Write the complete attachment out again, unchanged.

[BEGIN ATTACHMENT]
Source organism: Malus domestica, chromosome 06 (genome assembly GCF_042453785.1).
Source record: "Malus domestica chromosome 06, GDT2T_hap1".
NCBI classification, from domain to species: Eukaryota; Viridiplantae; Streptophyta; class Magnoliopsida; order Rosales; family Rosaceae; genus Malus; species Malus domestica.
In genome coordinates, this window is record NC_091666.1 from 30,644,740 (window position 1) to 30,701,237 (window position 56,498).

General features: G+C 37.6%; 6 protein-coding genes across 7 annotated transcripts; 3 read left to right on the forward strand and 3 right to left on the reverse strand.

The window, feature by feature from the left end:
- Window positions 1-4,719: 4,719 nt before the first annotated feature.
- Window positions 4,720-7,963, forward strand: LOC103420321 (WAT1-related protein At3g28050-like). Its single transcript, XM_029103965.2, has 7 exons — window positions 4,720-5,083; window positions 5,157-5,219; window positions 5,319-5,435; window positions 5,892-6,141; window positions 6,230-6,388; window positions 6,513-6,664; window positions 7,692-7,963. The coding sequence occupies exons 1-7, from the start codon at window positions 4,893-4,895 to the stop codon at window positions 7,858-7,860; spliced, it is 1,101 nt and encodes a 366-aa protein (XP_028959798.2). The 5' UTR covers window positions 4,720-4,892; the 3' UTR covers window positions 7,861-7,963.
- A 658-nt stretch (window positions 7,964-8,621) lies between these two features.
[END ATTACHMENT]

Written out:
Source organism: Malus domestica, chromosome 06 (genome assembly GCF_042453785.1).
Source record: "Malus domestica chromosome 06, GDT2T_hap1".
NCBI classification, from domain to species: Eukaryota; Viridiplantae; Streptophyta; class Magnoliopsida; order Rosales; family Rosaceae; genus Malus; species Malus domestica.
In genome coordinates, this window is record NC_091666.1 from 30,644,740 (window position 1) to 30,701,237 (window position 56,498).

General features: G+C 37.6%; 6 protein-coding genes across 7 annotated transcripts; 3 read left to right on the forward strand and 3 right to left on the reverse strand.

The window, feature by feature from the left end:
- Window positions 1-4,719: 4,719 nt before the first annotated feature.
- Window positions 4,720-7,963, forward strand: LOC103420321 (WAT1-related protein At3g28050-like). Its single transcript, XM_029103965.2, has 7 exons — window positions 4,720-5,083; window positions 5,157-5,219; window positions 5,319-5,435; window positions 5,892-6,141; window positions 6,230-6,388; window positions 6,513-6,664; window positions 7,692-7,963. The coding sequence occupies exons 1-7, from the start codon at window positions 4,893-4,895 to the stop codon at window positions 7,858-7,860; spliced, it is 1,101 nt and encodes a 366-aa protein (XP_028959798.2). The 5' UTR covers window positions 4,720-4,892; the 3' UTR covers window positions 7,861-7,963.
- A 658-nt stretch (window positions 7,964-8,621) lies between these two features.